Life in a Northern Town
Thanks for your comments Filippo, Bahij, Leila, James and Anita! Thanks also to Taru for the lovely photos of her 'little Christmas' in Finland.
In my last post I talked about the topic of World Englishes and reported an example of a new (for me) word from Filipino English, imeldific. James, you gave a good definition and explanation of that word in your comment, thanks!
I also talked in my last post about the idea of English as a lingua franca and Bahij asked whether English can be a lingua franca between two speakers of, for example, British varieties of English. This is a really good question! Studies of conversation have shown that we often change the way we speak depending on who we are talking to (this process is called accommodation). We either start to sound more like the person we’re talking to, or less, depending on what we think of the other person. Think of the way that people often talk to very old or very young people for example. So there isn’t really one ‘English’, just lots of (sometimes slightly, sometimes very) different ways of talking, some of which get labelled Filipino English, British English, Scottish English, Yorkshire English, Rachel’s family’s English, Youth English, Clara’s English and so on. The specific way we talk depends on the languages we know and what we know about them, who we’re talking to and when, why and where. OK, now you know not to ask me any questions ever again, if you don’t want an over-long answer!!!
Now then, Kieran and Stephen have got me thinking about the music (and films) I watched as a teenager. I’m too young (sorry Stephen!) to remember the heyday of the Beatles. My heyday in popular music was (take a deep breath) the 1980’s and Modern Romance: big hair, baggy clothes and that strange way of dancing that involved briefly clapping your hands above your head. So, for any of you for whom the 80s were also your heyday, or if you just want to see the strange clapping dance, here is one of my favourites:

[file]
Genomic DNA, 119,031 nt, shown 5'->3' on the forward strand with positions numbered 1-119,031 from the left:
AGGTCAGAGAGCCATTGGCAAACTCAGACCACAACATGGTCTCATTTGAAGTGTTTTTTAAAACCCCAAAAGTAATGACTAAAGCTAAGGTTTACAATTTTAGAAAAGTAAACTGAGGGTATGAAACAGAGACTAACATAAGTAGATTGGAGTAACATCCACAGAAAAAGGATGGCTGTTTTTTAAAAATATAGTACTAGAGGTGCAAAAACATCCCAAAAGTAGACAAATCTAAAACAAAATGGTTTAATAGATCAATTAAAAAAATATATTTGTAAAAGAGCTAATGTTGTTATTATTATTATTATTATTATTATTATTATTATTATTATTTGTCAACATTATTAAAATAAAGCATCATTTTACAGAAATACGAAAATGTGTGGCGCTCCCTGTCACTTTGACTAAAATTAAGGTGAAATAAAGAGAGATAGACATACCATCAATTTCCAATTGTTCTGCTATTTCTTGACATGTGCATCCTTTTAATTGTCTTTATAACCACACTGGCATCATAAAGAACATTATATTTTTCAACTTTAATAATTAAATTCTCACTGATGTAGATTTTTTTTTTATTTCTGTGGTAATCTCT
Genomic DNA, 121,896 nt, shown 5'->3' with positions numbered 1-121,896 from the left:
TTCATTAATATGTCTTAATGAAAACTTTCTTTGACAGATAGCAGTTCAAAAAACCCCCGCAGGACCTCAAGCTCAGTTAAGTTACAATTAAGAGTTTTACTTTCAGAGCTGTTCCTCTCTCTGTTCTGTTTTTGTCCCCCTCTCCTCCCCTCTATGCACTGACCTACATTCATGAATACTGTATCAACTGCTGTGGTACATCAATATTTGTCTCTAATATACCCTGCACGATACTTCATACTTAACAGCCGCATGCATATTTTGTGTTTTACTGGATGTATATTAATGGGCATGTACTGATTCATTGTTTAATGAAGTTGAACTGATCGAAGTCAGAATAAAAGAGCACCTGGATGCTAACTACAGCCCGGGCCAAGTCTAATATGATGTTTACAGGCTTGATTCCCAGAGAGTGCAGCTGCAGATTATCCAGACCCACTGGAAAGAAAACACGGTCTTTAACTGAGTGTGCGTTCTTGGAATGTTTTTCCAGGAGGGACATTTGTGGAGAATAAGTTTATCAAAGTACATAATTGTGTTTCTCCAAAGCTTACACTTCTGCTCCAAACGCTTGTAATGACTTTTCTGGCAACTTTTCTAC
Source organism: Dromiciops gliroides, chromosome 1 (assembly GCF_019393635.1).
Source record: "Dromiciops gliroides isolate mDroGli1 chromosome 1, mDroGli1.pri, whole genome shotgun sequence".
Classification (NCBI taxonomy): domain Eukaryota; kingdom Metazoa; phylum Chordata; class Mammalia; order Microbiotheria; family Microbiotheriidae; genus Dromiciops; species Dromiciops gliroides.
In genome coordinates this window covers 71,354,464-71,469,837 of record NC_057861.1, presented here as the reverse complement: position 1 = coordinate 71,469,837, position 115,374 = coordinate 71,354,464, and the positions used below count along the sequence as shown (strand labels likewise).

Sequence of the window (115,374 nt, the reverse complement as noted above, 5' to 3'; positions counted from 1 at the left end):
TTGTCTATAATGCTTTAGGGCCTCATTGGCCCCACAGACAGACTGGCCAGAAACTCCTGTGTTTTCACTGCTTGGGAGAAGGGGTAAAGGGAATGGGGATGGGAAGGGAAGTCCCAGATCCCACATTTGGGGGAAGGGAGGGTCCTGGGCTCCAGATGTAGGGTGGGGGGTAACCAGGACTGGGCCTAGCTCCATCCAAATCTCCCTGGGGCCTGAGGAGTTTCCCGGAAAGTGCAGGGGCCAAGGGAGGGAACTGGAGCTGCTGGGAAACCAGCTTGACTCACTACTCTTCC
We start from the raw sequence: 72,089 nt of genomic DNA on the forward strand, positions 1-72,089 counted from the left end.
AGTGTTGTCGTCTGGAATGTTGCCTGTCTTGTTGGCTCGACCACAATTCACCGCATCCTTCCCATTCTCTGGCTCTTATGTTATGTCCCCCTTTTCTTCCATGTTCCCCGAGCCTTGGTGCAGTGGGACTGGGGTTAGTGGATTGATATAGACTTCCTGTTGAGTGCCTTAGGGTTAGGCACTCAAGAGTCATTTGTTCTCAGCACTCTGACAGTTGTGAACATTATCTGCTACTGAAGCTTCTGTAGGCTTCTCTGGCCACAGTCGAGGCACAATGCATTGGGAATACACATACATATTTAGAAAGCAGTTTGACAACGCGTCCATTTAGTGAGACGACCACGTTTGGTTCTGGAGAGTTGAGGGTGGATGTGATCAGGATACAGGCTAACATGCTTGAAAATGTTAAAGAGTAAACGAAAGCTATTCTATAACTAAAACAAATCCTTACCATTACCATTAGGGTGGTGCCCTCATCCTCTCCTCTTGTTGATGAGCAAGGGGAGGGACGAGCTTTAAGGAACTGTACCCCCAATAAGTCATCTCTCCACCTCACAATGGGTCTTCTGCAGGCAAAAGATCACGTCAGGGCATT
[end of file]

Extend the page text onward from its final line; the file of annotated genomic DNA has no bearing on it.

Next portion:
Dream Academy: Life in a Northern Town
The video combines shots of a drizzly (see Stephen’s post for a definition)Northern town with a reference to the Beatles and the early 60s. It looks like it was shot in winter too, so it’s perfect for this time of year.
Hope the rest of the week goes well for you!
World Englishes (n) = the idea that there are many varieties of English in the world, some of which are independent of what used to be seen as the ‘centre’ varieties (British, American, Australian English etc.). Independence means that these new Englishes are in the process of generating new ways of speaking and writing (like the new word, imeldific).
lingua franca (n) = a language that is used for communication between speakers who have different first languages.
imeldific (adj) = excessive, over the top. A Filipino English word based on the name of the wife of a previous President of the Phillipines.
accommodation (n) = changes in the way someone speaks which are related to the speaker’s ideas about the person or people (for example, their intelligence, their ability to understand, their ability to hear and so on) they are speaking to.
heyday (adj) = The period of greatest popularity, success, or power. Also, the period of the speaker/writer's greatest interest in something.
baggy (adj) = very loose fitting, not tight.
shoot (v) = record a film
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